Tricycle adults
De Telegraaf. Egbert-Jan Ruijs: "I no longer use my wheelchair, cane or Zimmer frame." Photo: Reinier van Willingen

Bicycling post brain tumor

Egbert-Jan Ruijs from Barchem (the Netherlands) shared the story of how he went bicycling, suddenly blacked out and fell on from his bike, with the Telegraaf (Dutch newspaper). After extensive examination Mr. Ruijs turned out to have a tumor in his brain.

Five years after the indicent, he is still convalescing. He has abandonned his wheelchair, zimmer frame and cane and now solely focusses on bicycling on a tricycle. Because his vestibular area has been damaged, Mr. Ruijs now bikes on a tricycle instead of a bicycle. “I will ride a bicycle!” He selected the Van Raam Easy Rider, a tricycle with a comfortable, lowered seat and low step through that allows for a safe biking experience.

Read the story of Egbert-Jan Ruijs, who has been riding his Easy Rider tricycle after his brain tumor was removed, down below.

Van Raam

Translation: I must ride my bicycle again

I’m alive!
‘I must ride my bicycle again!’ 

66-year-old Egbert-Jan Ruijs from Barchem feels blessed; he’s had an angel on his shoulder ever since he was diagnosed with cancer. He now has a partially artificial skull.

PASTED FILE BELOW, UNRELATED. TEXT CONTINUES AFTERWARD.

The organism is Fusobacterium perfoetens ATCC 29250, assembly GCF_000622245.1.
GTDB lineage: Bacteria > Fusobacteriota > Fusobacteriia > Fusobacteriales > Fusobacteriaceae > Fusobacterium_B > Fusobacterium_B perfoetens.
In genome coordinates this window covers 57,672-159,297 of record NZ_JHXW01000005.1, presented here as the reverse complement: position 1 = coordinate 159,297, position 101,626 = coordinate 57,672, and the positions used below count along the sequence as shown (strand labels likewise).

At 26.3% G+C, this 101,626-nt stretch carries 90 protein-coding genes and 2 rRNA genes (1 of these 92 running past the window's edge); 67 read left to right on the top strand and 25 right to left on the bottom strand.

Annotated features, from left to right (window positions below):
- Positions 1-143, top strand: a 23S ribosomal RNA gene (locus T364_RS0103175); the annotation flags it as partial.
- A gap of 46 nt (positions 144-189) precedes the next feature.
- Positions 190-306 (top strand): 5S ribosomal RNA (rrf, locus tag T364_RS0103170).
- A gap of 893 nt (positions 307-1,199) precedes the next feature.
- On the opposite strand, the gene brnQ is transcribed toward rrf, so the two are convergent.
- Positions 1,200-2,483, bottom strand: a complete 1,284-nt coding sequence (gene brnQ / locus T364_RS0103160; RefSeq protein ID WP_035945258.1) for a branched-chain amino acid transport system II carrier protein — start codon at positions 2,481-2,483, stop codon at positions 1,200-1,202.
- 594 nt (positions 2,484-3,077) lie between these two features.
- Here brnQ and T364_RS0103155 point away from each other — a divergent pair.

“I really enjoyed riding my bicycle. It is what I did that day, five years ago. Suddenly everything blacked out before my eyes and I fell on the ground, just a few inches away from a moat. I could have easily fallen into the water and drowned. Luckily it didn’t take long before someone found me and before I knew it I was in an ambulance.
Research determined that I had a tumor in my brain, a meningioma. I was immediately informed of the fact that it concerned a slow-growing tumor that can often be removed completely. And so it happened. 
The day after my surgery I was taken to a rehabilitation center where it was touch-and-go again. I passed out in the shower. In the hospital it turned out that I had an abcess, an inflammation, right where the tumor had been. I had to undergo another surgery on my skull and the doctors saw that my tumor was actually an atypical variant that could in fact grow rapidly. 
Not everything had been taken out. It was a blessing in disguise because otherwise the doctors would have never found out. 
Ratiation treatment was inevitable. It damaged my vestibular area; at a certain point I was not even able to walk. But I am very stubborn, so as soon as the radiation treatment was over, I started my recovery. I no longer use my wheelchair, zimmer frame or cane and I plan on getting back on my bicycle. I now own a tricycle and am not ashamed of it for one bit. I will ride a bicycle again.